In a major step for the proposed methanol project, the Port of Kalama and Cowlitz County released the final environmental impact statement for Northwest Innovation Works Friday morning.
The massive document will be used as resource for regulators in making decisions on whether to issue permits for the $1.8 billion project, which has been subject to some late opposition this year.
The final environmental impact statement (EIS) arrived about six months after the draft study was released on March 3.
“We needed these final reports to proceed with the permits, so it’s really an important step. We feel like it does a great job answering the questions we received from the public,” said Liz Newman, marketing manager for Port of Kalama. “I hope the public takes a look and ... We really do encourage people to ask questions.”
The EIS estimates that the project would create 192 permanent jobs, 1,000 construction jobs, an annual payroll of $21 million and $36 million in taxes yearly.
Chinese-backed Northwest Innovation Works would convert natural gas to methanol on about 90 acres of land at the Port of Kalama. The methanol would be shipped to China and converted into olefins, a primary component of plastics. A 3.1-mile natural gas pipeline, owned by Northwest Pipeline LLC, would supply the plant.
The study evaluates a number of potential impacts: For example, its says the only water discharged to the Columbia River will be cooling water that will be chilled to river temperature before release. The plant will emit toxic chemicals to the air, but they will be in concentrations so low as to be non-detectable off the plant site except for diesel fumes. Water use would be high — 5 million gallons daily — but would only tap about a third of the Port of Kalama’s water rights. There would be “very limited” potential for odors. Under the preferred production method, the plant would need 100 megawatts of electricity, adding a big boost to Cowlitz PUD’s current 600-megawatt load.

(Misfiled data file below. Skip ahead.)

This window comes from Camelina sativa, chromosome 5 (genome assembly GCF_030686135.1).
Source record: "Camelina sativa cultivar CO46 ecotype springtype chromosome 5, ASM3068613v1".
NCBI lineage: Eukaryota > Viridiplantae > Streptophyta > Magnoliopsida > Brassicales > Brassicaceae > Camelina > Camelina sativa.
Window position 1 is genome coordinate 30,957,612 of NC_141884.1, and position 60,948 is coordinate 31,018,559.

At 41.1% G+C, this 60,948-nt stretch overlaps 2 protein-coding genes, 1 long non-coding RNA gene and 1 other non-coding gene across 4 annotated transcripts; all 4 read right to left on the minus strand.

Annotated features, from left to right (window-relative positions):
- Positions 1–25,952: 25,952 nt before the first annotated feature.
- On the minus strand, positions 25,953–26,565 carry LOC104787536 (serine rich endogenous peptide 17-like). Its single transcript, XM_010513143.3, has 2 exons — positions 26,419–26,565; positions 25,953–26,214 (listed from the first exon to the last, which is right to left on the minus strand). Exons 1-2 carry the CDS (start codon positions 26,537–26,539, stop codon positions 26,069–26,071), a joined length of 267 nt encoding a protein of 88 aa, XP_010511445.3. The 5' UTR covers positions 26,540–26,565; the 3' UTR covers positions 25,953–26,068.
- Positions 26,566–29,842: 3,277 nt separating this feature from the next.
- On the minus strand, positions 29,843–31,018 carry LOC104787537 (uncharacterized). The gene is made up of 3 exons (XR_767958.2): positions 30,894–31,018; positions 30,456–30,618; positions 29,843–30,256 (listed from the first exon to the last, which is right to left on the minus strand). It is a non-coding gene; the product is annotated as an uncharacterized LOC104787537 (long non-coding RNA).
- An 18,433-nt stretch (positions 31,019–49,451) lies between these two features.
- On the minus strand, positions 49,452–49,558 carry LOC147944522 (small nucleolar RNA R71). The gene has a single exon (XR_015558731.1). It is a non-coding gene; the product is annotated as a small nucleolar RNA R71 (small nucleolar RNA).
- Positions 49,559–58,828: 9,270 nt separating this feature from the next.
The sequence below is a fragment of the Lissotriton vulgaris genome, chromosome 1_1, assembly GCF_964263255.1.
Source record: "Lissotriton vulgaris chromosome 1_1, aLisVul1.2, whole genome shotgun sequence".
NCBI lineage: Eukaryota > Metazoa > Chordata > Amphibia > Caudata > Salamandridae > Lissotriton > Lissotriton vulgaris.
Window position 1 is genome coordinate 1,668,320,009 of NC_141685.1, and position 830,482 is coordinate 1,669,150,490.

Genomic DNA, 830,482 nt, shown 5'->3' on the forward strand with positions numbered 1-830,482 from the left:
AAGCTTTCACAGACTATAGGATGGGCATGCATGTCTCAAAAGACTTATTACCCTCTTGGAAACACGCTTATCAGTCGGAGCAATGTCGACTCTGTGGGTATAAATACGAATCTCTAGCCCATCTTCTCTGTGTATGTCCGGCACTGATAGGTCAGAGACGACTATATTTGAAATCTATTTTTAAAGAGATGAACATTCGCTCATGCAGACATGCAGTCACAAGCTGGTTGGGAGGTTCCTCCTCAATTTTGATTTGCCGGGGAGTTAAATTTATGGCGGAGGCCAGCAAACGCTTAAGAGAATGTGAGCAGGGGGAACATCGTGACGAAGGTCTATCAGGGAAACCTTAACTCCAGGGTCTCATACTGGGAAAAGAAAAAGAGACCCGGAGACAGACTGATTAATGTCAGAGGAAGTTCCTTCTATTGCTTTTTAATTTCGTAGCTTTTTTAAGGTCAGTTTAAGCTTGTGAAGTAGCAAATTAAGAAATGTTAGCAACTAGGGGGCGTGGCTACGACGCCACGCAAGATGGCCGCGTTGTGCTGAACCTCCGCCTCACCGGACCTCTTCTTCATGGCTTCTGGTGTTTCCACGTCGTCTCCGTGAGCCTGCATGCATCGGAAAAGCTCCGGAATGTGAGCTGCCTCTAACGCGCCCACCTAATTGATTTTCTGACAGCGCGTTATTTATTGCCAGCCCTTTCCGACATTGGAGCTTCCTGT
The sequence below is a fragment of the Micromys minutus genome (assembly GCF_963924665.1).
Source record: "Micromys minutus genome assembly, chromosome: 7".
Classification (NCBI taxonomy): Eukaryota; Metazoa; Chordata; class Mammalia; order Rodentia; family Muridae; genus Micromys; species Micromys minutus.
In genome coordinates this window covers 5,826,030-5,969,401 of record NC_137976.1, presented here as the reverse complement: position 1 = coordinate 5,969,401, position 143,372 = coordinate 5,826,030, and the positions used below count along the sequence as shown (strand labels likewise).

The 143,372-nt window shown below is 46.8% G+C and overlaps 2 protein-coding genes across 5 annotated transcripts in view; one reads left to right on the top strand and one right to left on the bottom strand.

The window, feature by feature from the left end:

“A lot of hard work has gone in this document and a lot of science. It shows you how safe this project is going to be,” said Richard DeBolt, spokesman for Northwest Innovation Works.
The project’s key opponents with Columbia Riverkeeper said the port hasn’t disclosed the full impacts of the plant. They also said the study doesn’t include a viable plan for treating industrial wastewater.
“The port failed to disclose the huge air and water pollution impacts to Kalama and our region. The world’s largest methanol refinery would use untested technology to produce chemicals for Asia. The public deserves a full disclosure of the impacts of methanol,” said Brett VandenHeuvel, executive director for Hood River, Ore.-based Columbia Riverkeeper.
The group hasn’t decided yet whether it will appeal the study, VandenHeuvel said. The public has up to 20 days to appeal the final EIS to the Cowlitz County Hearing Examiner.
Within the final study are nearly 600 pages of public comments about the draft EIS. Officials analyzed and grouped together the comments by theme and included responses to all of the questions and concerns in a separate chapter.